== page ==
Saturday, January 3, 2015

What Is God? A Response From Bishop John Shelby Spong

Many of you who read my blog will be at least somewhat familiar with John Shelby Spong, author and retired Episcopal Bishop of the Diocese of Newark, New Jersey. Bishop Spong has been instrumental in my understanding that there are other ways to view Christianity other than fundamentalism or evangelicalism. Spong is the author of such best-sellers as Rescuing The Bible From Fundamentalism, Why Christianity Must Change or Die, A New Christianity For A New World, and Jesus For The Non-Religious. Each week he sends out an e-mail where he responds to a question from one of his readers or attendees of one of his lectures. Here is one from this past December 11th. If you are interested in signing up for these free weekly exchanges, simply visit his website, look in the right-hand sidebar, and enter your e-mail address under "Free Q&A Email." You can unsubscribe at any time as well.

Bishop John Shelby Spong

Question & Answer
Ann of Clemson, S.C., writes:


Question:
Bishop Spong spoke at Clemson United Methodist Church in Clemson, SC. He asked if we had questions. We were to write them down and get them to him. Situations arose that prevented getting my question to him. This is my question, because it is a question that my granddaughter asks regularly: WHAT is God? 


Answer
Dear Ann, You did not tell me your granddaughter’s age, but her question reflects so well the modern world. Unable to answer the “Who” question satisfactorily, we have moved on to the “What” question. The trouble is that whether asked by children or adults, it is an unanswerable question and even a rather arrogant one, for what human being can claim to be able to define God? So my first response to you is not to feel threatened by your granddaughter’s question or to feel inadequate that you cannot answer it. Neither can anyone else and those who pretend that they can are fooling themselves and anyone who listens to them. Whatever God is or isn’t, the human mind can only talk about the human experience of God, not about God. There is a difference between the two. God, by every definition, is not bound by the human experience. We are all tempted to literalize our own perception of whatever ultimate reality is. That is why the gods of human beings all tend to look like enlarged and unlimited human beings. We talk about ourselves as being created “in the image of God,” but the fact is that God is always created in the human image. Does that mean we have nothing to say to questions like the one your granddaughter has posed? No, but it does mean that we should be aware of our limitations. I can tell no one who God is or what God is. Neither can anyone else – from the Pope to Pat Robertson to the Dalai Lama. That is simply an aspect of human pretending. What I can tell you and your granddaughter about with some integrity is how I believe I have experienced Transcendence, Otherness, and the Holy. Because I have experienced it also does not make it so, since I may be delusional. I don’t think so, but people do see and experience things that are not there. The human mind will play tricks on us at every stage of life. So I have to test my experience every day in the light of all that I determine to be real. Having done that for a life time I can say, I hope with integrity, that I believe in and experience God as the Source of life calling me to live fully, as the Source of love empowering me to love wastefully, and, as the Ground of all Being (to borrow a phrase from Paul Tillich) giving me the courage to be all that I can be. It is in this process of living fully, loving wastefully, and being all that I can be, that I expand the limits of my humanity and believe that I begin to move beyond those limits and experience that which is ultimately real. The reason I am a Christian is that I see in Jesus of Nazareth a life fully lived, a love wastefully shared and one who can be who he is under every set of human circumstances. So I join St. Paul in the acclamation that somehow and in some way all that I mean by the word God I believe that I have encountered in the life of this Jesus. If your granddaughter is young and this is too convoluted for her just tell her that God is the experience that she is loved, that she has ultimate value and that her job in life is to be all that she can be. All else is background music.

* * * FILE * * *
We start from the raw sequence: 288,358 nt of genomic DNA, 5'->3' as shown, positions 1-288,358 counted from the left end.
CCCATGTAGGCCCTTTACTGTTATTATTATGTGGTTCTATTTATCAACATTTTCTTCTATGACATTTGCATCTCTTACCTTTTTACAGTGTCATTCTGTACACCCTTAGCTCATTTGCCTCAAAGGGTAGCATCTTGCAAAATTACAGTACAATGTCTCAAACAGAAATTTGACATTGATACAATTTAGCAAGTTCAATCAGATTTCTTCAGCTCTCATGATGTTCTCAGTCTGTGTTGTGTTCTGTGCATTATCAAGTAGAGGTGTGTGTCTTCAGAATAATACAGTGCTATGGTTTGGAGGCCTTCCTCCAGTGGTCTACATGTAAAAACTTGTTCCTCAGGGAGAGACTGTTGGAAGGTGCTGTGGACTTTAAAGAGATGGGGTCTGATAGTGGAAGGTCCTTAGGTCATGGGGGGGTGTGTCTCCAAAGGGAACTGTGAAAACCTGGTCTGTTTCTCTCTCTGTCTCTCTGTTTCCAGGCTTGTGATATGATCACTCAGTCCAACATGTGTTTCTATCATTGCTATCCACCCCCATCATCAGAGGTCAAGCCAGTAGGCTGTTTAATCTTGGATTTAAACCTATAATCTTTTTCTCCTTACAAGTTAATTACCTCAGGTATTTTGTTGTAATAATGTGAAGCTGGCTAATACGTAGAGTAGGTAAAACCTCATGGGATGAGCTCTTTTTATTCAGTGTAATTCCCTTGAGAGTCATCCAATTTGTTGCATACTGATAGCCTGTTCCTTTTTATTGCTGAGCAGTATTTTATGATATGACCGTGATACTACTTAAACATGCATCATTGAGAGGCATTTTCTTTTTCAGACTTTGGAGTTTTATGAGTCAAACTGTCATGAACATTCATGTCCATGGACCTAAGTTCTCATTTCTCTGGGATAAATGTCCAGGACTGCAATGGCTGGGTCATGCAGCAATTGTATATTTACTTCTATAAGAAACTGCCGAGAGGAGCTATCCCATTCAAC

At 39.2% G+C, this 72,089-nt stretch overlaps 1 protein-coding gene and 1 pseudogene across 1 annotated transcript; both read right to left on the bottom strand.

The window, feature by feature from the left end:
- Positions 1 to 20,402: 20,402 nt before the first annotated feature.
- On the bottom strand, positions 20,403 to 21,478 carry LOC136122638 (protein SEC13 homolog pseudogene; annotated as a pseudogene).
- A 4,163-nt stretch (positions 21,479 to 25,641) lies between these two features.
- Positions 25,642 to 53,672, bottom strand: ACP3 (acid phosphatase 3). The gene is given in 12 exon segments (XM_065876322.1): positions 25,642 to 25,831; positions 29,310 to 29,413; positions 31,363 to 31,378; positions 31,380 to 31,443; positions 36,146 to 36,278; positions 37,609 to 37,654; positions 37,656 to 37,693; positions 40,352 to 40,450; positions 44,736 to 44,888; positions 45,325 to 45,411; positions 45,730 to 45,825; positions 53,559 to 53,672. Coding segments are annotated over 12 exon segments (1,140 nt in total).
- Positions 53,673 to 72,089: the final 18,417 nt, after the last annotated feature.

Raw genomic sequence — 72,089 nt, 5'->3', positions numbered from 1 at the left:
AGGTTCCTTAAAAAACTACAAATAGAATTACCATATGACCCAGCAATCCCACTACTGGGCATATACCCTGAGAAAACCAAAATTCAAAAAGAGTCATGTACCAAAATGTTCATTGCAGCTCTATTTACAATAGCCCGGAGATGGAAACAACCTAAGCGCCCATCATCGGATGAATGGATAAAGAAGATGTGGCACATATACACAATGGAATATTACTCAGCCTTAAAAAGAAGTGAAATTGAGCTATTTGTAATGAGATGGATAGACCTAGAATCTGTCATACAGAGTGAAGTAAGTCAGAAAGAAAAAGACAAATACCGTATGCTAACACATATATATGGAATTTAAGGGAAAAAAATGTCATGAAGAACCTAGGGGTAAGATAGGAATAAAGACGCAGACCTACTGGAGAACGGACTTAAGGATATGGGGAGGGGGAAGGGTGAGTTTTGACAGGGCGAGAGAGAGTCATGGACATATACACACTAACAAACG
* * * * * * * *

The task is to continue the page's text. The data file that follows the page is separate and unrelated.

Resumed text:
~ John Shelby Spong